The MA Music framework consists of a common core of three modules that provide the foundation for you to specialise in one of the three named pathways – or design your own bespoke programme (MA Music).
MA Music (Songwriting)
MA Music (Sound Production)
MA Music (Industries)
All modules combine theory with practice, and students bring these themes together in an extended piece of creative research in the final MA project.
For the Postgraduate Diploma (PgDip) stage, you will study the following core modules:
Analysing Creativity (core, 10 credits)
Professional Music Brief (core, 20 credits)
Creative Industries: Professional Practice (core, 20 credits)
Music (Songwriting) Pathway
Songwriting Workshop (core, 30 credits)
Research: Critical Development (core, 20 credits)
Music (Sound Production) Pathway
Soundscapes (core, 30 credits)
Research: Critical Development (core, 20 credits)
Music (Industries) Pathway
Global Music Industries (core, 30 credits)
Creative Research (core, 20 credits)
To complete the PgDip, you will require to successfully pass another 20 credits made up from optional modules which include:
Collaborative Project (core, 20 credits)
Social Media: Manipulation & Impact (core, 20 credits)
Successful completion of the PgDip allows you to proceed to the master's dissertation module:
MA Music (Songwriting) Pathway
Masters Creative Project (core, 60 credits)
MA Music (Sound Production) Pathway
Masters Creative Project (core, 60 credits)
MA Music (Industries) Pathway
Masters Creative Project (optional, 60 credits)
Social Sciences Dissertation (optional, 60 credits)
Teaching & Assessment
A recognised innovative feature of our course is the opportunity for detailed study and experience across each pathway (songwriting, sound production and industries), as well as opportunity for professional collaboration between students in each pathway as well as with students in other creative media programmes, including filmmaking, television, radio, journalism and marketing.
Our MA Music course is delivered using a range of methods. Some of these methods include:
Classroom and studio delivery
Range of self-directed professional briefs
You will reflect on your learning using a combination of tutor and peer feedback.
The figures below describe the core modules:
LEARNING AND TEACHING
Scheduled learning: 15%
Independent study: 85%
Find out more about the structure, learning outcomes, compulsory and optional modules in this course.
Students on certain degrees will incur some additional costs not covered by their tuition fees. These could be for things like specialist equipment, study materials, work placements, graduation, membership of relevant organisations or costs related to carrying out fieldwork.
For students on course with an element of fieldwork, there may also be extra costs for travel and accommodation.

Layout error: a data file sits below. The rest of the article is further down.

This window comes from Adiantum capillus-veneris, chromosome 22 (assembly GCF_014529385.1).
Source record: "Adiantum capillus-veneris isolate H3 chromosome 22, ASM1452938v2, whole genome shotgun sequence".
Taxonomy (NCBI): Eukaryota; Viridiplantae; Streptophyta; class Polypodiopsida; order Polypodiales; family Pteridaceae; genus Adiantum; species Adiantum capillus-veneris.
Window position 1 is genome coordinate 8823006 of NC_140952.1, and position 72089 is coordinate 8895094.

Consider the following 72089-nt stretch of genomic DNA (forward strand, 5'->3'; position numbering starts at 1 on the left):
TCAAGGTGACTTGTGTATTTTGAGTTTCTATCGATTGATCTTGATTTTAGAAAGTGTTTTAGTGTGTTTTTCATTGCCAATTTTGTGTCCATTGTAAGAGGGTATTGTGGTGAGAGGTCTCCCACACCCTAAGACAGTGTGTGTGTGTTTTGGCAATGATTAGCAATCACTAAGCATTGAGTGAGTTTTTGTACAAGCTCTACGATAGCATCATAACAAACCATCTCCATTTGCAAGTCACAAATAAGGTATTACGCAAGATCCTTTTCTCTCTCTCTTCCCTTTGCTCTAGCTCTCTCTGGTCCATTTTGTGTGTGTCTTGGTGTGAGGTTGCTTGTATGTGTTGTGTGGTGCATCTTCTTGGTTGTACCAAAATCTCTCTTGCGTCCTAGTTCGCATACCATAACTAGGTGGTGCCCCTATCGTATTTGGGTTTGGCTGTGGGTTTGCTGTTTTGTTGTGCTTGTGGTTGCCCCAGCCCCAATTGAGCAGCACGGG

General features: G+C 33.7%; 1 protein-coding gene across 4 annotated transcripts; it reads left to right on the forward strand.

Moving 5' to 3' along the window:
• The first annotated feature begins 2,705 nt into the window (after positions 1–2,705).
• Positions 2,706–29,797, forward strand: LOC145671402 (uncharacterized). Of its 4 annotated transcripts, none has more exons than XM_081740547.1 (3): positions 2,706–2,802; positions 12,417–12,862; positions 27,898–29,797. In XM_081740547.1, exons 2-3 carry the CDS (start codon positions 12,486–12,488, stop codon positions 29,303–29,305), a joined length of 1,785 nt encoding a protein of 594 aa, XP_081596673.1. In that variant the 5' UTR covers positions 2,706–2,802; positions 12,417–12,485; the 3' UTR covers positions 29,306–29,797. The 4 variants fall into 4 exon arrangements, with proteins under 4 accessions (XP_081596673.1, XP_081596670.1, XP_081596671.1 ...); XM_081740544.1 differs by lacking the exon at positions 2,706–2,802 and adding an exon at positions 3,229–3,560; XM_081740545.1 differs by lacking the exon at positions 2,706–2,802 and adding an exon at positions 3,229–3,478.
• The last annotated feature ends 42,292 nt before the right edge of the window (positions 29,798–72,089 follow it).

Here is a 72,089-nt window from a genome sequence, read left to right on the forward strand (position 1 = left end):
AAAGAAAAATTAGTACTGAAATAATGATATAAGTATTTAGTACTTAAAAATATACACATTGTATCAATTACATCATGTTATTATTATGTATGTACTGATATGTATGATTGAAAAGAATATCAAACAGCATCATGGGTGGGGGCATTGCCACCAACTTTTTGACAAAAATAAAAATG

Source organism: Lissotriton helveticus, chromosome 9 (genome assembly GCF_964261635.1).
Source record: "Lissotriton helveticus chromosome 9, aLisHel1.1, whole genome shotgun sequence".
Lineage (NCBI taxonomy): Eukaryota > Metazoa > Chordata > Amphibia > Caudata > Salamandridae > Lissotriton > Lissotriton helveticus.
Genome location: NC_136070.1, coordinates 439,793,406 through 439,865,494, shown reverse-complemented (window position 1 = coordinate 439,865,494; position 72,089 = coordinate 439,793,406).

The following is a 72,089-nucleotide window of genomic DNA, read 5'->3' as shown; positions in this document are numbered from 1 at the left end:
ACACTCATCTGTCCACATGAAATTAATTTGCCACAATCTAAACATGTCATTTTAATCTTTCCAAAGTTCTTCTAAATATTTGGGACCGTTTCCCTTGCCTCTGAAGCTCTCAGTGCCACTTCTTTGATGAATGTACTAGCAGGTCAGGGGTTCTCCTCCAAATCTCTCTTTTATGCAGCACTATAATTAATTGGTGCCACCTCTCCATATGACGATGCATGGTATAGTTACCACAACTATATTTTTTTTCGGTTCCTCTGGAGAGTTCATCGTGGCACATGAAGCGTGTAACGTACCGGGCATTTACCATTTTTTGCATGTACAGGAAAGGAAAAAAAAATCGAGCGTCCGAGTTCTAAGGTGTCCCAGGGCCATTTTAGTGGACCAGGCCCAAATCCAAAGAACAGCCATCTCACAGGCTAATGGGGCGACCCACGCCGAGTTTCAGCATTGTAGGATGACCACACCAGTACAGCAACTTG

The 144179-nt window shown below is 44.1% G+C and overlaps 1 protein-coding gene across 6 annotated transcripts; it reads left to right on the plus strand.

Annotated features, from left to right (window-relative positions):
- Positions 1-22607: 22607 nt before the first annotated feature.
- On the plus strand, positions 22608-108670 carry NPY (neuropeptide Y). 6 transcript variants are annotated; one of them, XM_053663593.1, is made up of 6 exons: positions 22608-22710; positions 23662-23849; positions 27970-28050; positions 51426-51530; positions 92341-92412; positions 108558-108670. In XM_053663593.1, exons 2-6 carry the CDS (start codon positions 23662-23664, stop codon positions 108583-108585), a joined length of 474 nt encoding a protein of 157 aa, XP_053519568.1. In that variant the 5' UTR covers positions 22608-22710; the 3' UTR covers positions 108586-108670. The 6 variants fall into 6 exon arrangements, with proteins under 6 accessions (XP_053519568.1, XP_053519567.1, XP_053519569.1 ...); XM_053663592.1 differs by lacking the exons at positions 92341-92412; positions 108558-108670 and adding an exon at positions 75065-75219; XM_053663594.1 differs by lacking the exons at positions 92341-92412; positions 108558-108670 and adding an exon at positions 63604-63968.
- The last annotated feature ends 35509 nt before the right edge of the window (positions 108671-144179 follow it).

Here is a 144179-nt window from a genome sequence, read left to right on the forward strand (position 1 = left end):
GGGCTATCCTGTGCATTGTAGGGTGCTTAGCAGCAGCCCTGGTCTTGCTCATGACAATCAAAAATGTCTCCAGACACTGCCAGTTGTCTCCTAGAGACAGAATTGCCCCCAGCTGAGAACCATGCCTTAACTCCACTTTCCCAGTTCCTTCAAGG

Please contact the course leader for details of the additional costs associated with this course.
Tuition Fees & Living Cost Support
Tuition Fees & Additional Costs
Tuition fees are calculated based on where you are from and what you are studying. Some courses also involve additional costs, such as mandatory field trips, equipment or studying abroad.
There are several scholarship and incentive schemes available to international students studying at postgraduate level at UWS, as well as support to meet the costs of childcare and various sources of additional funding.
Becoming a student can have an impact on your entitlement to certain benefits. It may mean you are no longer eligible to claim a benefit you have been receiving, or your new income from student funding may affect the amount you are able to receive.
If there isn’t a statutory source of funding for you or your course, or you are in need of additional financial support, you may wish to consider more alternative sources of funding such as trust funds and scholarships.
Choosing to become a student can have a big impact on your budget and you may need to reassess your spending to account for a reduced income. We’ve put together some guidance to help you manage your money and make the right financial choices for you and your family.
All UK and EU applicants for undergraduate study, not applying through an agent or partner, should apply through UCAS (Universities and Colleges Admissions Service)
The on-time application deadline for 2020/21 entry is 15 January 2020, 18:00 (UK time). For some courses it may still be possible to apply beyond this period, subject to suitable vacancies remaining. The final deadline for late applications via UCAS is 30 June 2020, 18:00 (UK time). Beyond this deadline, you may be able to apply via ‘UCAS Clearing’ if the course you are interested in has remaining places.
Students from non-EU/non-EEA countries can apply directly to UWS via our dedicated online application system. The latest we can process your application is 6 weeks before the course start date to allow for visa processing times. For more information on when and how to apply to study at UWS please refer to our International Undergraduate Application Guide.
For part-time & online study, you should apply directly to the University through our online application system, not through UCAS. Please select the part-time mode of study when submitting your application. Before you begin your application, it is important to read the part-time application step-by-step guide for a smooth process.
To come to UWS as a visiting student on a study abroad or exchange programme, you must apply entirely through our online system.
An ATAS certificate is not required for overseas students applying for this course.
Get in touch
Do you have a question about applying for this course? Get in touch. We are here to help!